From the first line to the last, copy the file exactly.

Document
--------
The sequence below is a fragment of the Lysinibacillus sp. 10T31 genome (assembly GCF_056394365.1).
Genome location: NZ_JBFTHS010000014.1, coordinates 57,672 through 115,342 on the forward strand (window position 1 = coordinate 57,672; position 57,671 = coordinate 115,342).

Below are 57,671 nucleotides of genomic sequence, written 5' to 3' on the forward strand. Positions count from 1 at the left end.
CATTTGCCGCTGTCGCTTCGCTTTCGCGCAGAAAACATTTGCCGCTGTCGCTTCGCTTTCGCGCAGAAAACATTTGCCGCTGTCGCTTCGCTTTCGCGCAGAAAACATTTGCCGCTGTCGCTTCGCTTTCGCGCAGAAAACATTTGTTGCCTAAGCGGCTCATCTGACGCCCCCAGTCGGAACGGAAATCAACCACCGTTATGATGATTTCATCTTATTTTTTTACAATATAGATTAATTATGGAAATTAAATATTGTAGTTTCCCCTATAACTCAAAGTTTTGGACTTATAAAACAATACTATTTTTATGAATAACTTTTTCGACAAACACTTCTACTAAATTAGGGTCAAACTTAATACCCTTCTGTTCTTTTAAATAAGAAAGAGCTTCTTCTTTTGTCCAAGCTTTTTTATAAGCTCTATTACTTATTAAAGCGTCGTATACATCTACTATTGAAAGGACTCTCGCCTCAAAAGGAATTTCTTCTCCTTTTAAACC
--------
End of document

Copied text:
The sequence below is a fragment of the Lysinibacillus sp. 10T31 genome (assembly GCF_056394365.1).
Genome location: NZ_JBFTHS010000014.1, coordinates 57,672 through 115,342 on the forward strand (window position 1 = coordinate 57,672; position 57,671 = coordinate 115,342).

Below are 57,671 nucleotides of genomic sequence, written 5' to 3' on the forward strand. Positions count from 1 at the left end.
CATTTGCCGCTGTCGCTTCGCTTTCGCGCAGAAAACATTTGCCGCTGTCGCTTCGCTTTCGCGCAGAAAACATTTGCCGCTGTCGCTTCGCTTTCGCGCAGAAAACATTTGCCGCTGTCGCTTCGCTTTCGCGCAGAAAACATTTGTTGCCTAAGCGGCTCATCTGACGCCCCCAGTCGGAACGGAAATCAACCACCGTTATGATGATTTCATCTTATTTTTTTACAATATAGATTAATTATGGAAATTAAATATTGTAGTTTCCCCTATAACTCAAAGTTTTGGACTTATAAAACAATACTATTTTTATGAATAACTTTTTCGACAAACACTTCTACTAAATTAGGGTCAAACTTAATACCCTTCTGTTCTTTTAAATAAGAAAGAGCTTCTTCTTTTGTCCAAGCTTTTTTATAAGCTCTATTACTTATTAAAGCGTCGTATACATCTACTATTGAAAGGACTCTCGCCTCAAAAGGAATTTCTTCTCCTTTTAAACC